Salmonella 9260b

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9260 DETECTION OF PATHOGENIC BACTERIA*

9260 A. Introduction
1. General Discussion

cludes 11 microbes for methods development and potential future regulation.8,9
Water contamination and disease transmission may result
from conditions generated at overloaded and/or malfunctioning
sanitary waste disposal and potable water treatment systems. In
addition, common outdoor recreationalactivities, such as swimming (including pools and hot tubs), wind surfing, and waterskiing, all place humans at risk of waterborne diseases from
ingestion or direct contact with contaminated water.10 Outbreaks
of gastroenteritis, pharyngoconjunctivitis, folliculitis, otitis, and
pneumonia are associated with these recreational activities.
Overcrowded parks and recreational areas contribute to thecontamination of surface and groundwater.
Laboratory diagnosis of infectious disease depends on detection or isolation of the etiologic agent or demonstration of
antibody response in the patient. Environmental microbiological
examinations are conducted for compliance monitoring of the
environment, to troubleshoot problems in treatment plants and
distribution systems, and in support ofepidemiological investigations of disease outbreaks. Ideally, the public health microbiologist can contribute expertise in both clinical and environmental microbiology, thereby facilitating epidemiological investigations.
When testing for pathogens in environmental samples, it is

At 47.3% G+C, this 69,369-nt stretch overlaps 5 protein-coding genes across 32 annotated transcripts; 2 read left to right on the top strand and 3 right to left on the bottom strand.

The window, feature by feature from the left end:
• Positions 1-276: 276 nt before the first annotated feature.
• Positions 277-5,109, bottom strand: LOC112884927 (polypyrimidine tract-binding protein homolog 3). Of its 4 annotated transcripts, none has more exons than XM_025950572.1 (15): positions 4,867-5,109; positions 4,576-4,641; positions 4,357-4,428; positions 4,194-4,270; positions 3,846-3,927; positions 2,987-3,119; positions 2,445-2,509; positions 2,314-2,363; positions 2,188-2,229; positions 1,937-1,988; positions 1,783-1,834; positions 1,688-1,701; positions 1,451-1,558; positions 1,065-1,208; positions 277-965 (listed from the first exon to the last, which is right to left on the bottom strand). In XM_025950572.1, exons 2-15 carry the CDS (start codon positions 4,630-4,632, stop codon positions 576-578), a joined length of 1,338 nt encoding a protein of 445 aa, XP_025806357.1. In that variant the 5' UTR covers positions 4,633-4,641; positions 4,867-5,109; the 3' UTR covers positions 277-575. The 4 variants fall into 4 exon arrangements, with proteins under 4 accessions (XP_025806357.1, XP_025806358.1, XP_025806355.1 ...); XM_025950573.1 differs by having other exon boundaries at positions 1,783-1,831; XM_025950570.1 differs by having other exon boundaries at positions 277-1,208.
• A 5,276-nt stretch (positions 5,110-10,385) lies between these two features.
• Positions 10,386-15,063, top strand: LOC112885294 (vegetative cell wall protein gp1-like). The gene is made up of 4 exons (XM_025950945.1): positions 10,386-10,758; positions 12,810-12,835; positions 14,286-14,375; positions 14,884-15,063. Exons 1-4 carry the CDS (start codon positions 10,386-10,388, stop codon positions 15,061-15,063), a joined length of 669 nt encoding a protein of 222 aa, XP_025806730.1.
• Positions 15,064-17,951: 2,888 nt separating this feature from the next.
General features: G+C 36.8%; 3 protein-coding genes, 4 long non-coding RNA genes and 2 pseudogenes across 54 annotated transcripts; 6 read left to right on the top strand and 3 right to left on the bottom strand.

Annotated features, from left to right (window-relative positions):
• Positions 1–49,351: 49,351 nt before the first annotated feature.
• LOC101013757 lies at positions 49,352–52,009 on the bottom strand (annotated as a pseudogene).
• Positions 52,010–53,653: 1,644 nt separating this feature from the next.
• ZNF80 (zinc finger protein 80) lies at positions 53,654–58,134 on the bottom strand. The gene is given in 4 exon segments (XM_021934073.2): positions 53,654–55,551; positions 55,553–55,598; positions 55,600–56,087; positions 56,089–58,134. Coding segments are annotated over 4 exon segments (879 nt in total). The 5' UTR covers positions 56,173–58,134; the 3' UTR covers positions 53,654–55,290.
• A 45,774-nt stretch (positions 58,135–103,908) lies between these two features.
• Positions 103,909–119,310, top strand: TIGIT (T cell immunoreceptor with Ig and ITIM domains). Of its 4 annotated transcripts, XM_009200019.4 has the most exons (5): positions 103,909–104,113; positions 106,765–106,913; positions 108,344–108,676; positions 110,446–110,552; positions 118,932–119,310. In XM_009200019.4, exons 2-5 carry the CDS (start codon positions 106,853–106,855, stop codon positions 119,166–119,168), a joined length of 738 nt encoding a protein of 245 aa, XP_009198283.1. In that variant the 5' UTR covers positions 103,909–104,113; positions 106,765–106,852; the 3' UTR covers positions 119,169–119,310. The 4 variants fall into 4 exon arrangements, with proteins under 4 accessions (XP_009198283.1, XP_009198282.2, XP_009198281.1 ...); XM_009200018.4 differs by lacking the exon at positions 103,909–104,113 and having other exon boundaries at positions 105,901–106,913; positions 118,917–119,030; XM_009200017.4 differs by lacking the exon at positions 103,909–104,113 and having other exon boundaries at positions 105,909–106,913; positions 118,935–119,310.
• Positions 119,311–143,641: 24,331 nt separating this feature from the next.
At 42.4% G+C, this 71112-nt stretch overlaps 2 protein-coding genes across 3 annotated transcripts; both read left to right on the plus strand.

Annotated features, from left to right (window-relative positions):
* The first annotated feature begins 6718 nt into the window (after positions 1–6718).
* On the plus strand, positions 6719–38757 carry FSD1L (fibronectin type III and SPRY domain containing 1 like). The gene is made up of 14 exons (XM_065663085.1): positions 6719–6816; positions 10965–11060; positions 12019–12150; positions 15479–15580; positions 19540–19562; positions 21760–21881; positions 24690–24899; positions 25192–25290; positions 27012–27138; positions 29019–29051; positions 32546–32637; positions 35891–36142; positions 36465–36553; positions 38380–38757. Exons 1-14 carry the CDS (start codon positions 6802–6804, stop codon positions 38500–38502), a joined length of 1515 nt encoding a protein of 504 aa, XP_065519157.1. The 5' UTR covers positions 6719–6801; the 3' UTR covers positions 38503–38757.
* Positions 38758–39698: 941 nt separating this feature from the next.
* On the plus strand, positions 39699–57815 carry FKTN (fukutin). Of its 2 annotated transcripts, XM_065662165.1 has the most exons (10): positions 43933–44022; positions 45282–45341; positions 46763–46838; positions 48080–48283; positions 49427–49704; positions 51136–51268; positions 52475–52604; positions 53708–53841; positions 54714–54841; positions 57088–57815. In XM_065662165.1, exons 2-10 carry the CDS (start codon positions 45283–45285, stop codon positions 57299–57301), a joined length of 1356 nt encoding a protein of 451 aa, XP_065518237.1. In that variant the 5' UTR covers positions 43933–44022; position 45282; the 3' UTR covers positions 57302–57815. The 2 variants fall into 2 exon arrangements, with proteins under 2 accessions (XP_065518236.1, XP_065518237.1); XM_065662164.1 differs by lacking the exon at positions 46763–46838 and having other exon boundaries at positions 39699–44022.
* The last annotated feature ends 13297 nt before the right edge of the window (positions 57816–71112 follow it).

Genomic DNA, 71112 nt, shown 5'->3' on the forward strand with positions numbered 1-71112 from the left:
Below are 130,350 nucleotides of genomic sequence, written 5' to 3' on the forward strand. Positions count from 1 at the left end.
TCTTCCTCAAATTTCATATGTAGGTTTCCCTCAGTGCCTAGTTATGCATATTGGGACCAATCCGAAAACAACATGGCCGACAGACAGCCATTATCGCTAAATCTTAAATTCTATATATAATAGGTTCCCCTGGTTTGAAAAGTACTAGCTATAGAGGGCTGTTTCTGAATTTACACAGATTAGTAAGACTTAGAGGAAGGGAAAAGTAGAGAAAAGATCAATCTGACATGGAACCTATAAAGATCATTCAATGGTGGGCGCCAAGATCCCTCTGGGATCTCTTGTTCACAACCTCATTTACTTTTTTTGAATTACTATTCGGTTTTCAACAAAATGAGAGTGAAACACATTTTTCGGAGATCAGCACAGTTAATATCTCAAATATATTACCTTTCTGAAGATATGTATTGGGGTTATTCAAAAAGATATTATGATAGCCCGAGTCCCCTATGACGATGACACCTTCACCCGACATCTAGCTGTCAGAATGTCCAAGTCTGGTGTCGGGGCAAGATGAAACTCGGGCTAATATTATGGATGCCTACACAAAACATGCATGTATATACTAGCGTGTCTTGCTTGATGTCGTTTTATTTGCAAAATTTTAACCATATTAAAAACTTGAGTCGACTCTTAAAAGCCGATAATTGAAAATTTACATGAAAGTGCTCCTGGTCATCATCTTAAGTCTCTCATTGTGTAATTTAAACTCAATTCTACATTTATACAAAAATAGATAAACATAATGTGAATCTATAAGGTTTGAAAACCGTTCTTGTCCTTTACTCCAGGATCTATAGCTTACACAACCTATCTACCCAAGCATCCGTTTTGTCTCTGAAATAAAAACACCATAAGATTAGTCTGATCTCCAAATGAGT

advisable to include analyses for indicator organisms. Currently,
coliforms (total coliform, thermotolerant coliform, and E.coli)
are used as water quality indicators. Fecal streptococci, enterococci, Clostridium perfringens, Bacteroides, Bifidobacterium,
and bacteriophages have been proposed as water quality indicators. No single indicator provides assurance that water is pathogen-free. The choice of monitoring indicator(s) presupposes an
understanding of the parameters to be measured and the relationship of theindicator(s) to the pathogen(s). Some bacterial
pathogens, such as Pseudomonas, Aeromonas, Plesiomonas,
Yersinia, Vibrio, Legionella, and Mycobacterium, may not correlate with coliform indicators. Traditional bacterial indicators
also may not correlate with viruses or parasites in pristine waters
or groundwaters, and they may be of limited utility in estuarine
and marine waters. Nevertheless,tests for total and fecal bacteria
and E. coli are useful, because it is rare to isolate bacterial enteric
pathogens in the absence of fecal contamination.
Other more general indicators may be of value also for assessing the potential for pathogen contamination and interpreting
culture results. Heterotrophic plate count provides information
about the total numbers of aerobic organotrophicbacteria and an
indication of the total organic composition of the aquatic environment. Physicochemical factors, such as turbidity, pH, salinity,
temperature, assimilable organic carbon, dissolved oxygen, biochemical oxygen demand, and ammonia, may provide useful
information about contamination or the potential of water to
support bacterial growth. For treated waters, chlorine residual
should bemeasured at the sample collection point.

One purpose of drinking water and wastewater treatment is to
reduce the numbers of viable organisms to acceptable levels, and
to remove or inactivate all pathogens capable of causing human
disease. Despite the remarkable success of water treatment and
sanitation programs in improving public health, sporadic cases
and point-source outbreaks ofwaterborne diseases continue to
occur. Water and wastewater may contain a wide variety of
bacteria that cause intestinal or extra-intestinal infections. Waterborne pathogens enter human hosts through intact or compromised skin, inhalation, ingestion, aspiration, and direct contact
with the mucous membranes of the eye, ear, nose, mouth, and
genitals. This section provides an introduction to bacterial...
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